Microsoft official admits to quiet security patching

The company doesn't publicly report every vulnerability it fixes, says the director of the Microsoft Security Response Center

Microsoft doesn't report all security vulnerabilities that it fixes in its software. Bug comparisons between vendors therefore paint an incorrect picture.

"We don't document every issue found," Mike Reavey, director of the Microsoft Security Response Center (MSRC), said at a meeting with reporters at the company's corporate headquarters in Redmond, Washington.

Microsoft will issue a Common Vulnerabilities and Exposures (CVE) number to a vulnerability for flaws that share the same severity, have an attack vector and a workaround. If several flaws share all the same properties, they will not be reported separately, Reavey said.

The nondisclosure of fixes was brought to light early this month by a company called Core Security Technologies. After studying the Microsoft patches MS10-024 and MS10-028, it noticed three silent fixes. Security bulletin MS10-028 addressed a flaw that would expose a user of Microsoft Visio to a buffer overflow attack, which would allow an attacker to take over control of the system.

Microsoft didn't report the additional flaws that it patched in the Visio case because: "The attack vector was exactly the same, the severity was exactly the same. From a customer's perspective, the same workaround -- not opening Visio documents from untrusted sources -- applied," Reavey told Webwereld, an IDG affiliate, in an interview after his presentation.

Adobe too is keeping quiet about internal vulnerability fixes. During a presentation at the Microsoft event, Adobe's director of product security and privacy, Brad Arkin, admitted that it won't assign CVE numbers to bugs that the firm found itself. Adobe considers these updates "code improvements," Arkin said. CVE numbers are used only for bugs that are actively exploited or that were reported by external researchers.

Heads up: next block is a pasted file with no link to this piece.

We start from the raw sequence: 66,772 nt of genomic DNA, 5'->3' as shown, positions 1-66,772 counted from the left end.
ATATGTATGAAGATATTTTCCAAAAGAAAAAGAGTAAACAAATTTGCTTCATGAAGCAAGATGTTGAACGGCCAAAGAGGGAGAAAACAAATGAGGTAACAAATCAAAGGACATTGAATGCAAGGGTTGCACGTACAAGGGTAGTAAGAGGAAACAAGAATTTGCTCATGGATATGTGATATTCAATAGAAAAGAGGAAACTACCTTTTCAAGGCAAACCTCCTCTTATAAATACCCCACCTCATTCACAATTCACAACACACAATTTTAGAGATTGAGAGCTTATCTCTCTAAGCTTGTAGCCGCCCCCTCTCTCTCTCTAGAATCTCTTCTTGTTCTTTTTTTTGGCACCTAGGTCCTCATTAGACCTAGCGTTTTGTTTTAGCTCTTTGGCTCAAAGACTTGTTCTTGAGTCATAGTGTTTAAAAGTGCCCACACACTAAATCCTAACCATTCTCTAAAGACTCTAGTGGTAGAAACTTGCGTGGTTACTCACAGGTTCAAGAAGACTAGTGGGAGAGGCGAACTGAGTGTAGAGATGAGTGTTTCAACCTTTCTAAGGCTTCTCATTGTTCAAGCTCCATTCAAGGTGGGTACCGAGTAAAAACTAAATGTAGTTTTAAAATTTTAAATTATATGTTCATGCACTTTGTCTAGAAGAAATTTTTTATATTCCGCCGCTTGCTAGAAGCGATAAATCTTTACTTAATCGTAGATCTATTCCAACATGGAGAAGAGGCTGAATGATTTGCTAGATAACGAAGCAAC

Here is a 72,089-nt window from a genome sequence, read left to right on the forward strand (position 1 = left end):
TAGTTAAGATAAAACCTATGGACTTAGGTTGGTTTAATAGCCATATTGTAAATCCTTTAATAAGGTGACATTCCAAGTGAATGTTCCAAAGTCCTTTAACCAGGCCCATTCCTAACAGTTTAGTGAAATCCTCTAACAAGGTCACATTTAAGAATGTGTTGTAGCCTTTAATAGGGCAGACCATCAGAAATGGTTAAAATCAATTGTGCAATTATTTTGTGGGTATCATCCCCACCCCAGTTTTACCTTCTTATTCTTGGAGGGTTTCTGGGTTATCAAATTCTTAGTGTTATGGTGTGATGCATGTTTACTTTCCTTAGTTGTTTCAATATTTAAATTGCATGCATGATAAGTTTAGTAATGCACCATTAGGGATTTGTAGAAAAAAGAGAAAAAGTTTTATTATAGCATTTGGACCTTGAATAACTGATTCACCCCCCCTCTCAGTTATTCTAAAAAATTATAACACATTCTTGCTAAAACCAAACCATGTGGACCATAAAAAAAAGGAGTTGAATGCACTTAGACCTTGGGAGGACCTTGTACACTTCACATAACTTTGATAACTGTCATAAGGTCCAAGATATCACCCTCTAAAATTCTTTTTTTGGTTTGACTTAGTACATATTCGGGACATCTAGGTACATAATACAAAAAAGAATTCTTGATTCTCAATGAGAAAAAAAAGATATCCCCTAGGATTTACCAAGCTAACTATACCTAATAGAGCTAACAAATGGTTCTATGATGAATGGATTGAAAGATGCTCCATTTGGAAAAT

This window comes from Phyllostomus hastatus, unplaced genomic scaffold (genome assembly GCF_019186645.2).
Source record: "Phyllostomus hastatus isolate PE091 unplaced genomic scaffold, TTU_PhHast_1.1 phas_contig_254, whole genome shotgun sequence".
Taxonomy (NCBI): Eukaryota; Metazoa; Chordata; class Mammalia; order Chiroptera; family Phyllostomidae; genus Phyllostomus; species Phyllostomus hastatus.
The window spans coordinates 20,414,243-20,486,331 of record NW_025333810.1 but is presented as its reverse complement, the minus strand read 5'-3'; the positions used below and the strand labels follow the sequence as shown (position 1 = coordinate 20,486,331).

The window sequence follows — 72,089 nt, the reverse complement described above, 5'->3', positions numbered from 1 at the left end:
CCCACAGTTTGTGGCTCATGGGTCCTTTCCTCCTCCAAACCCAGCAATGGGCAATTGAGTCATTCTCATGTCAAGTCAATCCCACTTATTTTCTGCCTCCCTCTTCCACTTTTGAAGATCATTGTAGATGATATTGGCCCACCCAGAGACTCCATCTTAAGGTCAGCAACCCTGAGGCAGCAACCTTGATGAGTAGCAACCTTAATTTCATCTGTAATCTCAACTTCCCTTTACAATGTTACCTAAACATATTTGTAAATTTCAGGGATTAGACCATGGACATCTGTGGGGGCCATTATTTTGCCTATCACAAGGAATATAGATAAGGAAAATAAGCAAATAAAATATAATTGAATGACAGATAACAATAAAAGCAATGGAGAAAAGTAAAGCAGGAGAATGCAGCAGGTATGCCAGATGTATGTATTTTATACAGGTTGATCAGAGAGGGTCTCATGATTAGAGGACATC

Keeping quiet on security updates isn't without consequence. Both vendors and security researchers have used CVE counts to assess the security of different operating systems and applications. At the press event, Microsoft showed a slide comparing the number of security updates that issued for UbuntuLTS, Red Hat Enterprise Linux 4, OS X 10.4 as well as Windows Vista and Windows XP. In a different slide the company compared security updates for SQL Server 2000, SQL Server 2005 and an unnamed competing database.

Reavey admits that these vulnerability count comparisons are flawed, but argues that they still make sense as a basic comparison tool. "There is a lot of different ways that you can measure security. Vulnerability counting is one way, and it is not perfect." Comparing the number of vulnerabilities per line of software code provides another metric. Reavey argues that vulnerability counts are in fact a useful way to compare between products from one vendor.

The Microsoft director downplayed the vulnerability count discussion as "accounting" that mostly distracts researchers from fixing flaws. When one flaw is reported, the firm would prefer to optimize a research tool that surfaces 200 related bugs through fuzzing. Technically, the code may contain 200 vulnerabilities, but "you change one line of code and it blocks all 200 potential fuzzing issues. Is that one vulnerability? Is that 200 vulnerabilities? I don't really know."

"If we spend time to get the accounting correct, that is time that we take away from getting a solution out to protect customers," he said.

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Tom Sanders

WebWereld Netherlands
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